• Meet with people who are gathering information. If an investigator asks to meet with you, don’t keep her waiting. If you need to, bring along a friend or someone from your support group who can give you perspective on how the meeting went.
  • Communicate with your partner. Allegations, especially those of sexual abuse, can really drive a wedge between partners. The husband thinks, “How could they think I would do something like that?!” The wife wonders, “Could it possibly be true?!” If not openly discussed, these questions can pull couples apart just when they need each other’s support the most.
  • Know your rights. Don’t be afraid to appeal, request a waiver, and learn how the grievance procedure works. If need be, hire legal counsel, especially for sexual abuse allegations.

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Do I still have access to EPSDT services after adoption?

This will vary state to state. To find out, contact the Medicaid person in your state. This contact is listed in question 8 of NACAC’s state subsidy profiles.

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How does Medicaid work for my child?

Children who are eligible for federal and state adoption assistance programs are automatically eligible for Medicaid benefits (states may choose to provide another type of coverage for state-funded children as long as the coverage is identical to Medicaid). Medicaid benefits transfer across state lines if families move.

For more information on specific benefits or how to obtain the card in your state, visit NACAC’s state subsidy profiles.

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What about educational and school issues? What are IEPs and does my child need one?

Seeking Special Educational Services

The U.S. public education system is required to accommodate all children, no matter what their needs. Free, Appropriate Public Education (FAPE) was first authorized through the Education for All Handicapped Children Act of 1975 (P.L. 94-142), and one key to making FAPE a reality is the Individualized Educational Plan (IEP), a customized set of goals and strategies to help each child learn.

In Canada, each province administers educational policy, and sets the rules for children’s educational plans. Any parent in Canada can request a plan for his or her child, even if the child does not have serious special needs.

Under U.S. federal law, IEPs can be developed for children who are found to have “mental retardation, a hearing impairment including deafness, a speech or language impairment, a visual impairment including blindness, serious emotional disturbance…, an orthopedic impairment, autism, traumatic brain injury, another health impairment, a specific learning disability, deaf-blindness, or multiple disabilities, and who, by reason thereof, needs special education and related services.” (IDEA, 1997 Regulations, Subpart A, §300.7) Young children who are experiencing developmental delays may also qualify.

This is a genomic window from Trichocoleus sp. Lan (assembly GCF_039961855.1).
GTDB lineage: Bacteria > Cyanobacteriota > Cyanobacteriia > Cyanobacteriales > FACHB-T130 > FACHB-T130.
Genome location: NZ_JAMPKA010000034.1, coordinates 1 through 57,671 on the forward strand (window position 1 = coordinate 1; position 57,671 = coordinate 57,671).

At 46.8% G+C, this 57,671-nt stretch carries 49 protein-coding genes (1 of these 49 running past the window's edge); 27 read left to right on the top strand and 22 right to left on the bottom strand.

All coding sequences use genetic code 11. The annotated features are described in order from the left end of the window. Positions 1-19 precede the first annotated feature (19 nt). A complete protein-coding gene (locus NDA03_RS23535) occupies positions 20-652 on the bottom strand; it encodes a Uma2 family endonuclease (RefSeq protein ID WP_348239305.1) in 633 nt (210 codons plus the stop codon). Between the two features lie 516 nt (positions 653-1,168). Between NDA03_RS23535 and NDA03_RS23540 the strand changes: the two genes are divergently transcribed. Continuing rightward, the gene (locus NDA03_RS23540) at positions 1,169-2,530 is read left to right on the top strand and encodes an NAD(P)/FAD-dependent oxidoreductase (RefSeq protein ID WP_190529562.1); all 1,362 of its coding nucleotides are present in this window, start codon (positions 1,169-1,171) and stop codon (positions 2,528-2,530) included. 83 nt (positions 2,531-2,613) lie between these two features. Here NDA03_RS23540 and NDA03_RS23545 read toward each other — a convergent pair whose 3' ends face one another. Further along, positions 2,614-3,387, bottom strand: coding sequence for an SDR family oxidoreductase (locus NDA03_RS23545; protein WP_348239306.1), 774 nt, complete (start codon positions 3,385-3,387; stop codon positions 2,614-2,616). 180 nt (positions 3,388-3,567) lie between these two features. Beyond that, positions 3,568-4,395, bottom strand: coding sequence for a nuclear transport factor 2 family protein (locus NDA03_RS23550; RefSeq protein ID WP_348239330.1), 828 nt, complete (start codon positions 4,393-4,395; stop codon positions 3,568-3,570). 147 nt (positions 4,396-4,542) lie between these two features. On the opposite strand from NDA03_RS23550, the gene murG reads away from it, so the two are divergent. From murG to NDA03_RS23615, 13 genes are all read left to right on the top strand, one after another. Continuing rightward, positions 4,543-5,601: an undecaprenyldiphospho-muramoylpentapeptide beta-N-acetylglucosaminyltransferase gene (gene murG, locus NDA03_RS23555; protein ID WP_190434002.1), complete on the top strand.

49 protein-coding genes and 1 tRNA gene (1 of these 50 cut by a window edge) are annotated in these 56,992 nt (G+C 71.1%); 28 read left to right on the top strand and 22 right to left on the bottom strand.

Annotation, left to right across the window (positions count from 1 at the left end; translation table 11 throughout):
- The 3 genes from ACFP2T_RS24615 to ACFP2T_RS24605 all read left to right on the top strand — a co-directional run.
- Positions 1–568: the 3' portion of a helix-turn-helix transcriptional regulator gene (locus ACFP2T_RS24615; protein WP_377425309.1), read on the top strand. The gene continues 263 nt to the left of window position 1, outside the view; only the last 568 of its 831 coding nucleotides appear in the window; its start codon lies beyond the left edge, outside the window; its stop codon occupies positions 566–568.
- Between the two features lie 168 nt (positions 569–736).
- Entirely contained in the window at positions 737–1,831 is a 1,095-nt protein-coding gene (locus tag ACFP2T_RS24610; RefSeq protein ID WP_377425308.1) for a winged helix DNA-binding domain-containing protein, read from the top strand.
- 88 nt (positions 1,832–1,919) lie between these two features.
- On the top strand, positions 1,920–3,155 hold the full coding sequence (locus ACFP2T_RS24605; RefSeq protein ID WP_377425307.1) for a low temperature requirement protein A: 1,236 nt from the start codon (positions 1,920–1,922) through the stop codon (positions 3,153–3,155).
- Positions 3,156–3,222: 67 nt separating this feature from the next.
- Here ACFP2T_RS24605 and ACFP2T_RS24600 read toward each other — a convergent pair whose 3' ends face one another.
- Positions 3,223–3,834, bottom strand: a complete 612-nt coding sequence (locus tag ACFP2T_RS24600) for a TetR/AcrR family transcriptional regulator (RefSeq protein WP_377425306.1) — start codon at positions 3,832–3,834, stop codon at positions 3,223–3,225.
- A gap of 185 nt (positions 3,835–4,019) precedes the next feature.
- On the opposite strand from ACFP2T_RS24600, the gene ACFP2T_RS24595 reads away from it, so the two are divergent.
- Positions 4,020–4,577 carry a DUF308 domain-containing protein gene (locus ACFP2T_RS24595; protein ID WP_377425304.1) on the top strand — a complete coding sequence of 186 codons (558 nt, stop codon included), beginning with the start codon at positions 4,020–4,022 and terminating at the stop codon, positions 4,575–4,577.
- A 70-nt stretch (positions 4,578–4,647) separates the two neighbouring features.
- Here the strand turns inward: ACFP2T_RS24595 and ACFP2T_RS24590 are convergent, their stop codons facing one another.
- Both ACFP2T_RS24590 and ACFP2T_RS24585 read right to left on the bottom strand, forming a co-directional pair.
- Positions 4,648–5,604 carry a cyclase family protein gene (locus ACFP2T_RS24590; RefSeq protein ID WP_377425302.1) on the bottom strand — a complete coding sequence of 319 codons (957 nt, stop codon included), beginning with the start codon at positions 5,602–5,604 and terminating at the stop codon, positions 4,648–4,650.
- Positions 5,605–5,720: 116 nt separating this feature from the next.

The process works as follows:

Step 1: Identification — Anyone who knows the child—including a parent, teacher, or physician—can refer a child for evaluation if he or she suspects that the child has a special need. The earlier the intervention, the better, so it is important not to take a wait-and-see attitude.

Step 2: Evaluation and Assessment — A team of experts (identified commonly as an IEP team, a multi-disciplinary or M-team, or an individual program review committee or IPRC) assess the child, and if the team determines that the child has exceptional educational needs, an IEP is created. Parents are an important part of planning the IEP. They meet with the evaluators to discuss evaluation findings and determine how to best meet the child’s educational needs. Depending on age and the nature of the special needs, the child can be included in meetings too.

Step 3: Placement in the Least Restrictive Environment — If the child meets certain criteria, the school system offers a special program, placement, or services that can meet the child’s needs in the “least restrictive environment.” In most cases, children are in a regular classroom with an array of special services. A special class for all or part of the day is another possibility, as is an allotment of time spent in a resource room with a specialist, or having an aide to help the child manage in the regular class. Services may include physical, language, or occupational therapy, or monitoring by medical personnel.

Step 4: Monitoring and Modification — After a plan is in place, teachers and parents must monitor the child’s performance. As needed, the IEP team can modify the plan to provide additional services or move the child to a different setting.

IDEA and Education

In 1997, the Education of All Handicapped Children Act was amended and reauthorized as the Individuals with Disabilities Education Act (IDEA). Changes and clarifications in IDEA:

  • mandate that services be tailored to the child’s individual needs instead of his or her disability category
  • require that IEP teams consider all factors, including a child’s behavior, that impede learning
  • outline discipline procedures and services that children must receive when removed from school

Inclusion—also known as mainstreaming—is clearly the trend for children with special educational needs, but it is not the best idea for all children. Judy Grove, the Adoption Council of Canada’s executive director, has eight children—six who joined the family through adoption. “There is no one-size-fits-all approach,” Judy asserts. “A lot depends on what you perceive the child’s disability to be. When children have developmental delays, normalization and higher expectations can be helpful. Other disabilities may be best served in more segregated environments.”